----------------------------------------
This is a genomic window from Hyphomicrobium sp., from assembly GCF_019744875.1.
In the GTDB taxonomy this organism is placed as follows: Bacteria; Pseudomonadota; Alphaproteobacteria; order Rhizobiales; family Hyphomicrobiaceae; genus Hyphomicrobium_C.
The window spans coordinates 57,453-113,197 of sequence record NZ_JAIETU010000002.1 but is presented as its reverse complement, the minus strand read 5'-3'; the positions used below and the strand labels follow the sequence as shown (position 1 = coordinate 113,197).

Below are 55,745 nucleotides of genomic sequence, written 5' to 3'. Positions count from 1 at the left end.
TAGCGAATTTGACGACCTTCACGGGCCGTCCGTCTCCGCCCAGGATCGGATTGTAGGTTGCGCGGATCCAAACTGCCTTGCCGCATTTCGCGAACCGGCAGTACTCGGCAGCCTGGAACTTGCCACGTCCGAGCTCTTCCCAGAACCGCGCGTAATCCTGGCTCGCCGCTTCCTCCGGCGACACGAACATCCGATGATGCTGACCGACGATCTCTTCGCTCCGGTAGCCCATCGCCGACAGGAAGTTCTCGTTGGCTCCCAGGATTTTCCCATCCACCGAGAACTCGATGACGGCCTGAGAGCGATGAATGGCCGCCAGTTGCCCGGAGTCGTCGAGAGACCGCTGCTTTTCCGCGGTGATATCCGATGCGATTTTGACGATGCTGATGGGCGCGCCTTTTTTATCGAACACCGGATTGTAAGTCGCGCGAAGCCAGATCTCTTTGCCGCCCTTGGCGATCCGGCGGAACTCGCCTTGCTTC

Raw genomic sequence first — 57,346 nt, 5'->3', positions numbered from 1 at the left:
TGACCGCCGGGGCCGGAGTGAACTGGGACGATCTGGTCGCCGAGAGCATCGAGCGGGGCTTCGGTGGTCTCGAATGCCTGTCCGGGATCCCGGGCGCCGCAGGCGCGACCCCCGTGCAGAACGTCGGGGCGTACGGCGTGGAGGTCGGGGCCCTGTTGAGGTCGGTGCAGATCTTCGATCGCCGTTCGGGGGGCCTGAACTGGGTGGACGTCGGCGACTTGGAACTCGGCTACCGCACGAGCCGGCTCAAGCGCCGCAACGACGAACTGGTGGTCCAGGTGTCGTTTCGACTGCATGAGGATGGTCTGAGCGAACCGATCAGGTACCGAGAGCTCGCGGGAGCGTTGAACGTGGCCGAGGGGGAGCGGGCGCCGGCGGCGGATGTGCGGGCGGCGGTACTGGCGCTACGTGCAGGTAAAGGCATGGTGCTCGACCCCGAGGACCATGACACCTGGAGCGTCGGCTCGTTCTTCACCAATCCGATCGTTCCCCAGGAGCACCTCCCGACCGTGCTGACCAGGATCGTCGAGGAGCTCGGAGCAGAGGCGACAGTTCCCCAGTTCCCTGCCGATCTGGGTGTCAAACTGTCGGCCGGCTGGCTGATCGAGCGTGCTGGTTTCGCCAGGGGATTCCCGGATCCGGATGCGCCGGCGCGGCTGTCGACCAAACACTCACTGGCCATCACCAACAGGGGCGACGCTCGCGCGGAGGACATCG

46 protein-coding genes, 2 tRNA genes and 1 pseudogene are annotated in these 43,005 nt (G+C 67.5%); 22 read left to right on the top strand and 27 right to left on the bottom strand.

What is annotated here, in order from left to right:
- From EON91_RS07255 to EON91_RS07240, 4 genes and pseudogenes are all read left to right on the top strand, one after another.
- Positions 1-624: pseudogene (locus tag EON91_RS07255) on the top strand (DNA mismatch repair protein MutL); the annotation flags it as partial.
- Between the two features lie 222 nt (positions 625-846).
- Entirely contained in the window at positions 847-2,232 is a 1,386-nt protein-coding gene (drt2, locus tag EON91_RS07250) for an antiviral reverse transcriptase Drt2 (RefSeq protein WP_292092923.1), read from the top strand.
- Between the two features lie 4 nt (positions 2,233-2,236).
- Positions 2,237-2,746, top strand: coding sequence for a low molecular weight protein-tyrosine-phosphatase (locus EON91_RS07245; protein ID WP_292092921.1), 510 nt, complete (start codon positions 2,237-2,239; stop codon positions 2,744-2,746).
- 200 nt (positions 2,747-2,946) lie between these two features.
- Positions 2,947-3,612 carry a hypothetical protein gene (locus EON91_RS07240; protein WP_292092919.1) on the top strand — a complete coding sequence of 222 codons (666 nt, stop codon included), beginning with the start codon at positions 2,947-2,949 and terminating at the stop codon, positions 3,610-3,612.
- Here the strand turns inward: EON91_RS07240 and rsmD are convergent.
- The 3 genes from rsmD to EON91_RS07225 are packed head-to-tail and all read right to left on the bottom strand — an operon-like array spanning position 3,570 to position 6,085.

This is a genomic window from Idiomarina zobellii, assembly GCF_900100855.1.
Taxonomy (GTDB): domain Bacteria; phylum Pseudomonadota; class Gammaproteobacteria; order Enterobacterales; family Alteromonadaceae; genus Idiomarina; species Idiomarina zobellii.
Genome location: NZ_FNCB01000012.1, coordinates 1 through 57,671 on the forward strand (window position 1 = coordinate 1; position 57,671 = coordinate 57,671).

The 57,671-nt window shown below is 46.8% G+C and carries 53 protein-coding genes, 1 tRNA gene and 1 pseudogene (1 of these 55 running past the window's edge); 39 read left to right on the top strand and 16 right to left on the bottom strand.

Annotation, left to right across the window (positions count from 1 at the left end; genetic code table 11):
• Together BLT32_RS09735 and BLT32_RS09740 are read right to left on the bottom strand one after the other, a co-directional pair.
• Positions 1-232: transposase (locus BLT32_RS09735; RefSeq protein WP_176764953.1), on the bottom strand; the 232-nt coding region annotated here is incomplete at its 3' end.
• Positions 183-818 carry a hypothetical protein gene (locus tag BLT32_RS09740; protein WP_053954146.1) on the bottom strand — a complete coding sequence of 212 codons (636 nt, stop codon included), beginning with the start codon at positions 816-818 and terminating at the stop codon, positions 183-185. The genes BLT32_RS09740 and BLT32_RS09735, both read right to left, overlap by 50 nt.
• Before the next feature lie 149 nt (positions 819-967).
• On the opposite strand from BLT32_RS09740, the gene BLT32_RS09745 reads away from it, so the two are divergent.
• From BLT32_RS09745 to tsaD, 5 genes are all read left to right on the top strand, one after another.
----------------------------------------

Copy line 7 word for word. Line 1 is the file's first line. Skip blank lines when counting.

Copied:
TGACCGCCGGGGCCGGAGTGAACTGGGACGATCTGGTCGCCGAGAGCATCGAGCGGGGCTTCGGTGGTCTCGAATGCCTGTCCGGGATCCCGGGCGCCGCAGGCGCGACCCCCGTGCAGAACGTCGGGGCGTACGGCGTGGAGGTCGGGGCCCTGTTGAGGTCGGTGCAGATCTTCGATCGCCGTTCGGGGGGCCTGAACTGGGTGGACGTCGGCGACTTGGAACTCGGCTACCGCACGAGCCGGCTCAAGCGCCGCAACGACGAACTGGTGGTCCAGGTGTCGTTTCGACTGCATGAGGATGGTCTGAGCGAACCGATCAGGTACCGAGAGCTCGCGGGAGCGTTGAACGTGGCCGAGGGGGAGCGGGCGCCGGCGGCGGATGTGCGGGCGGCGGTACTGGCGCTACGTGCAGGTAAAGGCATGGTGCTCGACCCCGAGGACCATGACACCTGGAGCGTCGGCTCGTTCTTCACCAATCCGATCGTTCCCCAGGAGCACCTCCCGACCGTGCTGACCAGGATCGTCGAGGAGCTCGGAGCAGAGGCGACAGTTCCCCAGTTCCCTGCCGATCTGGGTGTCAAACTGTCGGCCGGCTGGCTGATCGAGCGTGCTGGTTTCGCCAGGGGATTCCCGGATCCGGATGCGCCGGCGCGGCTGTCGACCAAACACTCACTGGCCATCACCAACAGGGGCGACGCTCGCGCGGAGGACATCG